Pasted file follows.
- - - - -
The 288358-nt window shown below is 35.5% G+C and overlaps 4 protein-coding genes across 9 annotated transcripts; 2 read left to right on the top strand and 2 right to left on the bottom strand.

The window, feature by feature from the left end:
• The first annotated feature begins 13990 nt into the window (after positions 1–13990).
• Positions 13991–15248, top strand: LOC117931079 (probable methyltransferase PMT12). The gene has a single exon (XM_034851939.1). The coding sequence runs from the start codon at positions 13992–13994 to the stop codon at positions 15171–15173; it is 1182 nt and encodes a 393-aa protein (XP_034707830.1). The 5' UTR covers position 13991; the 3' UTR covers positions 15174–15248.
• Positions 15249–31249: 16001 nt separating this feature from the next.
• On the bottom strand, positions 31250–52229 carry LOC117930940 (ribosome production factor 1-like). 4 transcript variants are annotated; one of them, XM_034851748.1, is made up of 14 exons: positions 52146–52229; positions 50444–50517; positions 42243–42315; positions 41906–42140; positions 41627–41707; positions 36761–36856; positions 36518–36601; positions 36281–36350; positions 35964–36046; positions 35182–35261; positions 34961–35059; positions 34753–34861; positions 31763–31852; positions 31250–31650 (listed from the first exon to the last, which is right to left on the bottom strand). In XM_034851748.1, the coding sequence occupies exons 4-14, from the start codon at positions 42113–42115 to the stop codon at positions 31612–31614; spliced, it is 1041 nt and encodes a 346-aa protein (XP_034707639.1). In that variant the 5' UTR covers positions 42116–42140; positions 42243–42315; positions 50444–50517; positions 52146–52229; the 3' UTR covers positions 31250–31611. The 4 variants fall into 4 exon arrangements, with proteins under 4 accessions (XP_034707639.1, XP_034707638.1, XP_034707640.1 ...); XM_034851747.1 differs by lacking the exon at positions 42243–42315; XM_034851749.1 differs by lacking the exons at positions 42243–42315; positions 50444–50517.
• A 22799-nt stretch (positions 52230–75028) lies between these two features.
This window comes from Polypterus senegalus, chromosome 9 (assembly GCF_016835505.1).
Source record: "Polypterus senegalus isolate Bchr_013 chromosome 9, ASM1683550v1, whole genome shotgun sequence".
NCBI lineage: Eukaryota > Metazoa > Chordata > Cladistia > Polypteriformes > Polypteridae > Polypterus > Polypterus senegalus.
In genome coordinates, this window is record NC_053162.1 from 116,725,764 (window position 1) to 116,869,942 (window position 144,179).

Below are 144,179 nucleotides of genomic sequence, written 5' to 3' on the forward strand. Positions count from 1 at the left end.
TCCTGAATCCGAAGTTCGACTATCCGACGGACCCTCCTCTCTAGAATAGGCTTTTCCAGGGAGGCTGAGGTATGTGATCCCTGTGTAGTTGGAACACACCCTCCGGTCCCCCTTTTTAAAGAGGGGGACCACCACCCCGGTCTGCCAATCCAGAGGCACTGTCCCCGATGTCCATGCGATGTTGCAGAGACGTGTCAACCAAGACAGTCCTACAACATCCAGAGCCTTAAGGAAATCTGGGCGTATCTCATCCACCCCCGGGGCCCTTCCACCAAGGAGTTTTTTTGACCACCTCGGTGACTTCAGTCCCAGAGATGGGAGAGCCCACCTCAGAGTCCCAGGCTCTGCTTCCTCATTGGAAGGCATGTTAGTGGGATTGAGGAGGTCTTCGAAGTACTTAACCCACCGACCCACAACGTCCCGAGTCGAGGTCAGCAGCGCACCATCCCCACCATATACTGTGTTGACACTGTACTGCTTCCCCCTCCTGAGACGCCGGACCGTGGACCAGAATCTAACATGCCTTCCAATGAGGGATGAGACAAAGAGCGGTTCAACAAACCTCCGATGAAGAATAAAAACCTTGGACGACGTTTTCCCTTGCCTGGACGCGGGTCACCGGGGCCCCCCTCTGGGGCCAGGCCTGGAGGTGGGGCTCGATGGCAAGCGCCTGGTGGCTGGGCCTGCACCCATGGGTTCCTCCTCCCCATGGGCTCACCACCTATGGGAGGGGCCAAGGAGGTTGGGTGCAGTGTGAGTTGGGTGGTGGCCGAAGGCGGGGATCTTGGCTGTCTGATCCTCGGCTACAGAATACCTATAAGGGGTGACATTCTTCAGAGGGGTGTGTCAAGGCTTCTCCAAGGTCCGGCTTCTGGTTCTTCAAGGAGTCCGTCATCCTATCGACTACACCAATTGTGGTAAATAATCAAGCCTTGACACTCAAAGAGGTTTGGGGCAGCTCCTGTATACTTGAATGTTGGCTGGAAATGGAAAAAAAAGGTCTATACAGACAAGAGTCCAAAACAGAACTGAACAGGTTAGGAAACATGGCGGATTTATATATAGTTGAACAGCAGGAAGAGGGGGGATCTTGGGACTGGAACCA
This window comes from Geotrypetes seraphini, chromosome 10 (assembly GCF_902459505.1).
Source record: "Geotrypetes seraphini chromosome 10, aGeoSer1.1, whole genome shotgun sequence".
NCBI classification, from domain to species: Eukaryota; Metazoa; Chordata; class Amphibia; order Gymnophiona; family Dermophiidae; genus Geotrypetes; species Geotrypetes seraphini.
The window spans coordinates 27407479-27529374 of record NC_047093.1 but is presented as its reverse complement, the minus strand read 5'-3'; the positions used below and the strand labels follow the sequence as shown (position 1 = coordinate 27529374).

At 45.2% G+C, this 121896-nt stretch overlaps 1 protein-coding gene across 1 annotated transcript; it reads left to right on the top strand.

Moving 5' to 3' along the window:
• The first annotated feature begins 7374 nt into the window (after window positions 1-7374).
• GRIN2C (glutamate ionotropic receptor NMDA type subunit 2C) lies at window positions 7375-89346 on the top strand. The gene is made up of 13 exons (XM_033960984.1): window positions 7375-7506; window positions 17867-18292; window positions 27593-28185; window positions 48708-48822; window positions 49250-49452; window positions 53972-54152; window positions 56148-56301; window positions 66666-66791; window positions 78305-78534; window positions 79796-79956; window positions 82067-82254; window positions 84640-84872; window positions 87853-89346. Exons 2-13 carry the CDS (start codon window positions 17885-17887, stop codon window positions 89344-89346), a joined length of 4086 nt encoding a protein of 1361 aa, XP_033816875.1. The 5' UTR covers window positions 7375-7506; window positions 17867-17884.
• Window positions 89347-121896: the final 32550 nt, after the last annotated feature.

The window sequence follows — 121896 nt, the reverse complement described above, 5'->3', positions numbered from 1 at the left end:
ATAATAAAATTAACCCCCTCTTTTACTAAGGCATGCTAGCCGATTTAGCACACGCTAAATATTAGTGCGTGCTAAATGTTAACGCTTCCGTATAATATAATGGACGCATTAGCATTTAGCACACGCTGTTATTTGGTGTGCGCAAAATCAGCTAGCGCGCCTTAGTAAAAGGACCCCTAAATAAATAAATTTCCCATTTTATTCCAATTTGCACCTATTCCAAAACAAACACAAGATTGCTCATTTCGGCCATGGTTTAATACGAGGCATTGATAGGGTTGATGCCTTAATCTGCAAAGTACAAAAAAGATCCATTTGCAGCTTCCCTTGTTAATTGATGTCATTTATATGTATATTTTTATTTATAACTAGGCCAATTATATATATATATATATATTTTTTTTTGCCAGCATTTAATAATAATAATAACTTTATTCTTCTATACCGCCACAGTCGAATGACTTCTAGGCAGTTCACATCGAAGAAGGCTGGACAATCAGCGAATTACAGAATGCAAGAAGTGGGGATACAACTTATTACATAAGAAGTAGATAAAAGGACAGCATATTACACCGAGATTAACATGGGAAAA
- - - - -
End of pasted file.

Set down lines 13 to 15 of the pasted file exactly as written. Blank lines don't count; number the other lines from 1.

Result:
TCCTGAATCCGAAGTTCGACTATCCGACGGACCCTCCTCTCTAGAATAGGCTTTTCCAGGGAGGCTGAGGTATGTGATCCCTGTGTAGTTGGAACACACCCTCCGGTCCCCCTTTTTAAAGAGGGGGACCACCACCCCGGTCTGCCAATCCAGAGGCACTGTCCCCGATGTCCATGCGATGTTGCAGAGACGTGTCAACCAAGACAGTCCTACAACATCCAGAGCCTTAAGGAAATCTGGGCGTATCTCATCCACCCCCGGGGCCCTTCCACCAAGGAGTTTTTTTGACCACCTCGGTGACTTCAGTCCCAGAGATGGGAGAGCCCACCTCAGAGTCCCAGGCTCTGCTTCCTCATTGGAAGGCATGTTAGTGGGATTGAGGAGGTCTTCGAAGTACTTAACCCACCGACCCACAACGTCCCGAGTCGAGGTCAGCAGCGCACCATCCCCACCATATACTGTGTTGACACTGTACTGCTTCCCCCTCCTGAGACGCCGGACCGTGGACCAGAATCTAACATGCCTTCCAATGAGGGATGAGACAAAGAGCGGTTCAACAAACCTCCGATGAAGAATAAAAACCTTGGACGACGTTTTCCCTTGCCTGGACGCGGGTCACCGGGGCCCCCCTCTGGGGCCAGGCCTGGAGGTGGGGCTCGATGGCAAGCGCCTGGTGGCTGGGCCTGCACCCATGGGTTCCTCCTCCCCATGGGCTCACCACCTATGGGAGGGGCCAAGGAGGTTGGGTGCAGTGTGAGTTGGGTGGTGGCCGAAGGCGGGGATCTTGGCTGTCTGATCCTCGGCTACAGAATACCTATAAGGGGTGACATTCTTCAGAGGGGTGTGTCAAGGCTTCTCCAAGGTCCGGCTTCTGGTTCTTCAAGGAGTCCGTCATCCTATCGACTACACCAATTGTGGTAAATAATCAAGCCTTGACACTCAAAGAGGTTTGGGGCAGCTCCTGTATACTTGAATGTTGGCTGGAAATGGAAAAAAAAGGTCTATACAGACAAGAGTCCAAAACAGAACTGAACAGGTTAGGAAACATGGCGGATTTATATATAGTTGAACAGCAGGAAGAGGGGGGATCTTGGGACTGGAACCA
This window comes from Geotrypetes seraphini, chromosome 10 (assembly GCF_902459505.1).
Source record: "Geotrypetes seraphini chromosome 10, aGeoSer1.1, whole genome shotgun sequence".